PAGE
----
All the three types of bodies – gross, subtle and causal are considered as upādhi-s (discriminative appellation). In the previous verses, upādhi-s of gross and subtle bodies were discussed. This verse discusses about upādhi of causal body, which is also known as kāraṇa śarīra. “It, this Nescience is neither made up of parts, nor is it non-composite, not even both composite and non-composite. By virtue of its being unreal, it is destructible by knowledge of the identity of Brahman and Ātman” (Pañcikaraṇa-Vārttikam). The causal body not only holds the soul within, but also holds the impressions of subconscious mind and karmic account. The impressions in the subconscious mind are also known as vāsanā-s. Karmic account and vāsanā-s together decide the quality of a person, good, bad, etc. Brahman or the Self is not the three types of bodies discussed here. Brahman is different from these types of bodies. (13)

Brahman, which resides beyond five sheaths (kośa-s), deep inside the body, remains only as a witness, which is the nature of Brahman. But due to the superimposition of these sheaths, Brahman appears to have the qualities of these sheaths. It is like crystal reflecting the colour of red colour cloth on which crystal is placed. Even though, crystal is pure, it reflects the colour of the cloth on which it is placed. Similarly, Brahman, who is pure and beyond upādhi-s, appears to be limited due to the reflection of pañcakośa-s, beneath which Brahman resides. Tattvabodha asks “pañca kośāḥ ke?” meaning what are the five sheaths? The five sheaths are annamaya, prāṇamaya, manomaya, vijñānamaya and ānandamaya kośa-s. These five sheaths are translated as sheaths of food, vital air, mind, intellect and bliss. These five sheaths are related to the three types of bodies – gross, subtle and causal.

Gross body à annamaya kośa, prāṇamaya kośa

Subtle body à manomaya kośa, vijñānamaya kośa

Causal body à ānandamaya kośa

The Self within can be realized only if all these sheaths are transcended, as the Self remains encased by these sheaths. These sheaths cause illusion by making a person to identify with these sheaths. The exterior annamaya kośa is grossest of the five and the interior ānandamaya kośa is subtlest in nature. (14)

One should realize Brahman, beyond these three bodies and five sheaths. How it should be done? Ātmabodha says, it should be done very carefully with complete knowledge like removing the husk from the rice grain. If one does not possess knowledge and if one is not careful, he could break the rice grain while husking. Śiva Sūtra says, “Jñānaṁ bandhaḥ”. This knowledge is different from supreme knowledge. Supreme knowledge is the experience of the mind and not derived through sensory experience. Knowledge conceived, nurtured and manifested by the mind remains uncontaminated with temporal matters such as bondage. This is where Pure Consciousness (Brahman) is consecrated. Mala (impurity) is the cause for bondage. Ajñānaṁ (spiritual ignorance) is inborn and inherent quality. This mala can be removed only by pursuing the path of spirituality. Religious path is different from spiritual path. Spiritual path does not advocate any form. Brahman is Self-illuminating, shining from within. To attain spiritual knowledge, nothing will help, except searching and enquiring within. Śaṃkarācārya says that such knowledge can be attained only through sadgurūpadeśena, which means through teachings of a Guru. (15)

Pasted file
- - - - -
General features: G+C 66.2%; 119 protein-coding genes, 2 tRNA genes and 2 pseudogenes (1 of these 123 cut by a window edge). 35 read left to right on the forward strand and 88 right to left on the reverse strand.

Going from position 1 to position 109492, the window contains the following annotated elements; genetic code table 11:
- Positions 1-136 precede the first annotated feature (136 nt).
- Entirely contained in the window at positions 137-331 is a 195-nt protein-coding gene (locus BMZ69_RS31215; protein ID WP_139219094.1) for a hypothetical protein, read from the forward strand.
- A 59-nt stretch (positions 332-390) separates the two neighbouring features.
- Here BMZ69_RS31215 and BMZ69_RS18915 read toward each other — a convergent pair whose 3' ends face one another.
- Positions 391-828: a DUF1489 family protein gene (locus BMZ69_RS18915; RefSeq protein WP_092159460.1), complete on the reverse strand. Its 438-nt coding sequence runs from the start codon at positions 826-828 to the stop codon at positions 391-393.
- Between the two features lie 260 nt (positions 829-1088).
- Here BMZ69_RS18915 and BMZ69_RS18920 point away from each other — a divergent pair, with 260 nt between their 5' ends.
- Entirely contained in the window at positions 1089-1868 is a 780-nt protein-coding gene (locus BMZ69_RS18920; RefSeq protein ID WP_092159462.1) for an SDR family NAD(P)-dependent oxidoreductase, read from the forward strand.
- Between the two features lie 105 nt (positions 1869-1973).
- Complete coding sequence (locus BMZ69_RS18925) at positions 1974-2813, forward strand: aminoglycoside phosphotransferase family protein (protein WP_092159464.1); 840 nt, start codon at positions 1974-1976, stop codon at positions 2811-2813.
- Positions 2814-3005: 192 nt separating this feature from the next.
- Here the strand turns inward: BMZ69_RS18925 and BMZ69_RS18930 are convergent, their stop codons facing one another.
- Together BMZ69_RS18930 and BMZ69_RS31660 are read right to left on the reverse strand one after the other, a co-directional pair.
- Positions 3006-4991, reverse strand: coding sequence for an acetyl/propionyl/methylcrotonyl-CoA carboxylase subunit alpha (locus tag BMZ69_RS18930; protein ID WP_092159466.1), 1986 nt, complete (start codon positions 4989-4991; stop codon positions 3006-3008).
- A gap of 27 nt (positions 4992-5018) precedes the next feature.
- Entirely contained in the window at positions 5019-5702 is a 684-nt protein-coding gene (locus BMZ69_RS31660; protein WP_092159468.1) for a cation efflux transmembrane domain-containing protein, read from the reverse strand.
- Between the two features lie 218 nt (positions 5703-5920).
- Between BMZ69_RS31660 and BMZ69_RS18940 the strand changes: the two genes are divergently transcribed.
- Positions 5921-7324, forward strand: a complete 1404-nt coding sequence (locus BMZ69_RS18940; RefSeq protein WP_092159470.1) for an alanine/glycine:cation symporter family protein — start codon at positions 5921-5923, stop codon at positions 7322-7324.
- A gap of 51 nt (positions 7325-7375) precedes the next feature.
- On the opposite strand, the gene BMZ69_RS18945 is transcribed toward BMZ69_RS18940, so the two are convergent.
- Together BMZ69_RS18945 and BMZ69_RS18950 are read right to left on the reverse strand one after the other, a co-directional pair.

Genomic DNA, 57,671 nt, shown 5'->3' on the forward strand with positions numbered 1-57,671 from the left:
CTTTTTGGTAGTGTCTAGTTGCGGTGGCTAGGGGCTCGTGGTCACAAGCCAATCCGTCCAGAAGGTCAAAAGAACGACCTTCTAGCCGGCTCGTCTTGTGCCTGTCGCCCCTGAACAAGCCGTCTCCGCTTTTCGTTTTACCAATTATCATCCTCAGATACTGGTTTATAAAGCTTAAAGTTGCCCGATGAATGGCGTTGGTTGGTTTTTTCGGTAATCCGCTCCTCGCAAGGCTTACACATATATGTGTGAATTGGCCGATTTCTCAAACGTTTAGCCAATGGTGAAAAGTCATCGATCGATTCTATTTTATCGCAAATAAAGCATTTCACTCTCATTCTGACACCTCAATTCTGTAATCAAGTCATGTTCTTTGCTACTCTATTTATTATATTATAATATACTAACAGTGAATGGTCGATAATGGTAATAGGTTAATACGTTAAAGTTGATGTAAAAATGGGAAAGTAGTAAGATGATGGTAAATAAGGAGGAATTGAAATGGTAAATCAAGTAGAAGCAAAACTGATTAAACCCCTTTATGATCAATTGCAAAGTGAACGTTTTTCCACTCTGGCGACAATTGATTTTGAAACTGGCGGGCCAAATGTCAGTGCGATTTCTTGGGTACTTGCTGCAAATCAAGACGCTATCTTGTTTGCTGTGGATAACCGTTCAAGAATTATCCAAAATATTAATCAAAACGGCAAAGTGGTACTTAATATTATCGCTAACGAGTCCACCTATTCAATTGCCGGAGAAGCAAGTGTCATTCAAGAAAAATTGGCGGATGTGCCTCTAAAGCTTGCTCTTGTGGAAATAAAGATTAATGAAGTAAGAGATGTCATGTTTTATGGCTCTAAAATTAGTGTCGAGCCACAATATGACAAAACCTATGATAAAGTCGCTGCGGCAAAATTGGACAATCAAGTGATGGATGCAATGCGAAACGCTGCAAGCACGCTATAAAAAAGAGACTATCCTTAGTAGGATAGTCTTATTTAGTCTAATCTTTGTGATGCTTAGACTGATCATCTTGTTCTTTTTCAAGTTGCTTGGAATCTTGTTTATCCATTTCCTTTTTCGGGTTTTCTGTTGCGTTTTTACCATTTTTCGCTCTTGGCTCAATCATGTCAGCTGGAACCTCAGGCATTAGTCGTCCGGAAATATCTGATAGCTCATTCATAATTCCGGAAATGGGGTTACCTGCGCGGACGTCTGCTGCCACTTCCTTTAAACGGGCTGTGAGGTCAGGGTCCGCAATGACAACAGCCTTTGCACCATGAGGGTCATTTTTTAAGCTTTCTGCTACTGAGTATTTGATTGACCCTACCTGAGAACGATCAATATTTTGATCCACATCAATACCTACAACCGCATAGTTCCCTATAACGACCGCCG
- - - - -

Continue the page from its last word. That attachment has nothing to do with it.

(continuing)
Brahman, who is omnipresent, manifest only in buddhi (part of antaḥkaraṇa). It shines in buddhi like a reflection in clear water or spotless mirror. It is said “niścayātmikā buddhiḥ” which refers to the inherent nature of the intellect viz. its form of certainty. Buddhi belongs to vijñānamaya kośa. Ever illuminating Brahman, through ānandamaya kośa, which is transparent, reflects in buddhi (Brahman is always in the state of Bliss or It is always Ānandamaya; Brahman is Saccidānanda). Buddhi reflects Brahman and this reflection is known as jīva or individual soul. Like sun reflects itself in clear water, Brahman reflects itself in buddhi. Though we see reflection of the sun in clear water, we are not seeing the real sun. If the water is not clear, we cannot see the sun. Similarly, if buddhi is not clear, we cannot see the reflection of Brahman, which is known as jīva. Buddhi can be clear only if the mind is clear and devoid of impurities. Reflection of the sun in clear water is jīva and the real sun is Brahman. Thus there is difference between Brahman and jīva. Buddhi if not afflicted by mind is sattvic in nature and only in sattvic buddhi, jīva can be realized. (16)

Brahman is not jīva; nor is it prakṛti (Prakṛti has two types of powers. One is undifferentiated and the other differentiated and the former leads to the latter. The three guṇa-s or attributes lie in equal proportion in undifferentiated nature. This is the state of Prakṛti just before the creation begins. When the equilibrium of guṇa-s is disturbed, the creation begins to happen, leading to different creatures, where one of these guṇa-s predominate), buddhi, mind or any sense organ. Brahman is simply Supreme and always witnesses. Brahman is like President of the country, who only watches the performance of his council of ministers. Brahman is Saccidānanda and It alone is Saccidānanda. By remaining in the state of ever illuminating Saccidānanda, It only witnesses all the actions happening in the material world. (17)

When the moon is hidden by transparent clouds, we will feel as if the moon is moving. In reality, the moon does not move and only the clouds move. Similarly, Brahman is covered by māyā and due to the effects of māyā, we feel that Brahman within is doing all our actions. This is known as innate spiritual ignorance or māyā, which not only hide the reality, but also projects itself as the reality. For example, rope and snake. (18)

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